The wrap dress began it all
Diane von Furstenberg was born Diane Simone Michelle Halfin in Brussels, Belgium. (PR photo)
Character. Intelligence. Strength. Style. That makes beauty.” These timeless words of wisdom were expressed by the iconic Diane von Furstenberg.
Born Diane Simone Michelle Halfin in Brussels, Belgium, 18 months after the liberation of Auschwitz – where her mother, Lily Nahmias, was among those interned – von Furstenberg was taught from a young age, “Fear is not an option.” Following this motto has helped her become a legendary designer, with a business that was worth some $300 million in mid-2017, according to Forbes.
Von Furstenberg married Austro-Italian Prince Egon von Furstenberg in 1969. Soon thereafter, in 1972, she introduced her blueprint classic wrap dress. She made the cover of Newsweek, among other publications, in 1976, after selling five million dresses worldwide. Today, the quintessential wrap dress is on display at the Costume Institute at the Metropolitan Museum of Art, as von Furstenberg has been a major contributor to women’s fashion.
It was crucial, on a personal level, for von Furstenberg to be financially independent. She never wanted to rely on a husband or anyone else to pay her bills. Divorcing in 1972, she was determined, as a single mother of two, to make her dreams come true. A degree in economics helped her land a job as an apprentice in a textile house, which was where she learned the art of fabrics.
Von Furstenberg’s passion for prints began when she received the gift of a Pucci-designed outfit from a lover. And the idea of the silk, jersey wrap dress came to her when she saw Julie Nixon Eisenhower on television donning a wrap top with a skirt.
The wrap dress was considered both ageless and timeless: worn by women of varying cultures and sizes, from working women to the more wealthy. The wrap dress became a symbol of independence and power for a generation of women.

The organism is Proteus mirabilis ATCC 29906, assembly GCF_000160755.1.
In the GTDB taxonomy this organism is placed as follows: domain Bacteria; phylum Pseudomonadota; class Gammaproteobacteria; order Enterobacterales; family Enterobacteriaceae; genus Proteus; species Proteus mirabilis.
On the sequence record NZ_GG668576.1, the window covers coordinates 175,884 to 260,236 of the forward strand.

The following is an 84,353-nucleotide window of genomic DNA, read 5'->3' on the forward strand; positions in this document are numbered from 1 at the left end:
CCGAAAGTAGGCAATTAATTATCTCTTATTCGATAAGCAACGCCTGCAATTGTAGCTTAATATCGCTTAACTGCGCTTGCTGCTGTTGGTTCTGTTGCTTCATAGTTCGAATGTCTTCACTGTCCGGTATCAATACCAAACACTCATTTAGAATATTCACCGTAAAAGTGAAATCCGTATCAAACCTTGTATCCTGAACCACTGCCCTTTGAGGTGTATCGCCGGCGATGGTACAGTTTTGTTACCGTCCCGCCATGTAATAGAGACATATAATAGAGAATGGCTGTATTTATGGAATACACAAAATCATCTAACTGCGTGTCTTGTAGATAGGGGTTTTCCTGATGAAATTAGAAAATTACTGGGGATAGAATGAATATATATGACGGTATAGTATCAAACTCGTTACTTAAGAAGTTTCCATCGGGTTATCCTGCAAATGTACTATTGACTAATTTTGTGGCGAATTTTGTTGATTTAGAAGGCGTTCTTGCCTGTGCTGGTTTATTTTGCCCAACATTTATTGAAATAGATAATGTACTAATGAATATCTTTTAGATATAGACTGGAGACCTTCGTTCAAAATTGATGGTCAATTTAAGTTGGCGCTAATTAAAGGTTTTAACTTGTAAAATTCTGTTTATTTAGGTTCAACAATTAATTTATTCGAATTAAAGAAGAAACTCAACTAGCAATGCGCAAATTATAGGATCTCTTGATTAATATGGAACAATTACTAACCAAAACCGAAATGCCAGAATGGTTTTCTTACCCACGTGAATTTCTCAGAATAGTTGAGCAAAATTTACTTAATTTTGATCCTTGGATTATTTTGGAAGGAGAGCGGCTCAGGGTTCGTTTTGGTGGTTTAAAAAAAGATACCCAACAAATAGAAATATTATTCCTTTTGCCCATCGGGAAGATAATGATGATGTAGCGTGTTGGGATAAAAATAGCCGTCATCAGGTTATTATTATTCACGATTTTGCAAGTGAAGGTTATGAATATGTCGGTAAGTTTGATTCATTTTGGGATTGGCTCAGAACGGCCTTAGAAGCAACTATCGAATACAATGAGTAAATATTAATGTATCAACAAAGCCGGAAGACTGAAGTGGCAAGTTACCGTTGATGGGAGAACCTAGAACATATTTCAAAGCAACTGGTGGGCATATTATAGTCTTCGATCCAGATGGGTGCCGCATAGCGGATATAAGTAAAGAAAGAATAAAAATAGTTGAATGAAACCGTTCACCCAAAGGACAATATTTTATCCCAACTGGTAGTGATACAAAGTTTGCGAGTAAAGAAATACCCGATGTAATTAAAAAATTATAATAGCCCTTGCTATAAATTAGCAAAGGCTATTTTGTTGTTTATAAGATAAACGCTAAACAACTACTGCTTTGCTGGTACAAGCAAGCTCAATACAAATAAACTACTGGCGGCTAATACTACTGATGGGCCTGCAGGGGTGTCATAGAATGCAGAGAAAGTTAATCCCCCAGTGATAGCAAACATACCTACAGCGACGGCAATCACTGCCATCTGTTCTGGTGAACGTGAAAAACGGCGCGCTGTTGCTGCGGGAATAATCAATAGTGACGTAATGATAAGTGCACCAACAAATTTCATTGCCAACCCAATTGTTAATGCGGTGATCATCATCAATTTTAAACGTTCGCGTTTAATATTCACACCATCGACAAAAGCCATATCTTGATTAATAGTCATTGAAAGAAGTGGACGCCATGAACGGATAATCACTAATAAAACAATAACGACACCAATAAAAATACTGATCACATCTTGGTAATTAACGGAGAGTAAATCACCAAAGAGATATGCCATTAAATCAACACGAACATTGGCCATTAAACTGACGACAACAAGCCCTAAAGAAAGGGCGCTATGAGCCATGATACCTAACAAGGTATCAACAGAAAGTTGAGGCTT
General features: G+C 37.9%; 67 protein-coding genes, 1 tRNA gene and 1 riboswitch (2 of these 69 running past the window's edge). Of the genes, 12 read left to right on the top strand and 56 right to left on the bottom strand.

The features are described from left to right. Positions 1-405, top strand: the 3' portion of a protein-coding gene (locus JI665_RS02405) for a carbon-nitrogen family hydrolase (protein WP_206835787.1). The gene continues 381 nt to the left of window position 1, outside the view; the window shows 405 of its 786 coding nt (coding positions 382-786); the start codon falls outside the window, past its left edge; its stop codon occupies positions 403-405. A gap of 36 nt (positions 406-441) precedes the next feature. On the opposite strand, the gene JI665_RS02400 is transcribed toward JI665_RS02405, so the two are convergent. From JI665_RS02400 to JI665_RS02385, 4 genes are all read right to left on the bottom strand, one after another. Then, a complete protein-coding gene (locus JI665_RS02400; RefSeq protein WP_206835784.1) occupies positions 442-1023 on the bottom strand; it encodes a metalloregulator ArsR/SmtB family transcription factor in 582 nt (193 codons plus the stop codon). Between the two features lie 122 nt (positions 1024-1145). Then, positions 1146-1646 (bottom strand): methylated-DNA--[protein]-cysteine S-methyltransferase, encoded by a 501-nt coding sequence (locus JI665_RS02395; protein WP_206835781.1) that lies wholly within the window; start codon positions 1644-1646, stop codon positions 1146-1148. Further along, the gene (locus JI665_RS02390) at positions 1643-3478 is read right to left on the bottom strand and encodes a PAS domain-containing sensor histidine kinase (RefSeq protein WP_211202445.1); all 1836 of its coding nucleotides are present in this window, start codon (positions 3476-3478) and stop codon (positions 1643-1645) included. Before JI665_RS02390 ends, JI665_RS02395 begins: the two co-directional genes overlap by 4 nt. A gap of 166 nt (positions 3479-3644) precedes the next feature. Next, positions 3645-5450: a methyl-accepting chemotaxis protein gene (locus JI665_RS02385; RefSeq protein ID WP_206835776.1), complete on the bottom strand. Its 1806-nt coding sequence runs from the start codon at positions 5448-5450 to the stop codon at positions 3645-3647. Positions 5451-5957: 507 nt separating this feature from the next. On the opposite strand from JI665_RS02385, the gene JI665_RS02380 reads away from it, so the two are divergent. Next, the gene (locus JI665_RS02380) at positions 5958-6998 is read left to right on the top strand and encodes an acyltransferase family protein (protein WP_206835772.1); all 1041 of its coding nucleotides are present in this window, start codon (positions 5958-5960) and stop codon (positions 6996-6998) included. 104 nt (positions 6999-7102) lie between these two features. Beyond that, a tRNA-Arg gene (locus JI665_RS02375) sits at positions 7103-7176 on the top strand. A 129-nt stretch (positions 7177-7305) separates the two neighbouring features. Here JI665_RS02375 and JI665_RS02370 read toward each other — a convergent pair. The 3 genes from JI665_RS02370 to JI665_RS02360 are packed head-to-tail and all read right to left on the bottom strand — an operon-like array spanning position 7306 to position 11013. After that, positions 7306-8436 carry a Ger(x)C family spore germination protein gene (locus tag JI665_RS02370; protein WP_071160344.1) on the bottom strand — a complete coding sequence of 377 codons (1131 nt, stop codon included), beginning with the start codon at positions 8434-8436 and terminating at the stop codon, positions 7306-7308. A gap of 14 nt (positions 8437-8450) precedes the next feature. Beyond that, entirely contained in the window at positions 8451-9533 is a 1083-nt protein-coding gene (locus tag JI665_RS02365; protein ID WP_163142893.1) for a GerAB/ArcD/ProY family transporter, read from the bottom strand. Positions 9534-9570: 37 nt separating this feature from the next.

During this time, while ascending in her career, von Furstenberg lived a vibrant life. She had relationships with both men and women, she dressed the famous and traveled the world. She found love again with her present husband, Barry Diller. Though she had to relinquish the title of princess, she was still deemed royalty in the fashion business.
And her empire extended through the years to other domains. She wrote several books, including the memoir The Woman I Wanted to Be. She started a collaboration with the Gap, designed rooms and suites for Claridge’s hotel in London and starred in her own reality show, House of DVF.
Life was not without its challenges. She has battled cancer and, at one point, almost lost her business, but von Furstenberg prevailed.
The importance of her Jewish heritage became publicly apparent in the 1980s. It was then that she began her longtime commitment to preserving the memory of the Holocaust, and she became a prominent fundraiser for the United States Holocaust Memorial Museum in Washington, D.C.
Von Furstenberg is a philanthropist, giving back through various initiatives. For her, the empowerment of women has always been at the forefront – “Every woman can be the woman she wants to be!”
Ariella Stein is a mother, wife and fashion maven. A Vancouverite, she has lived in both Turkey and Israel for the past 25 years.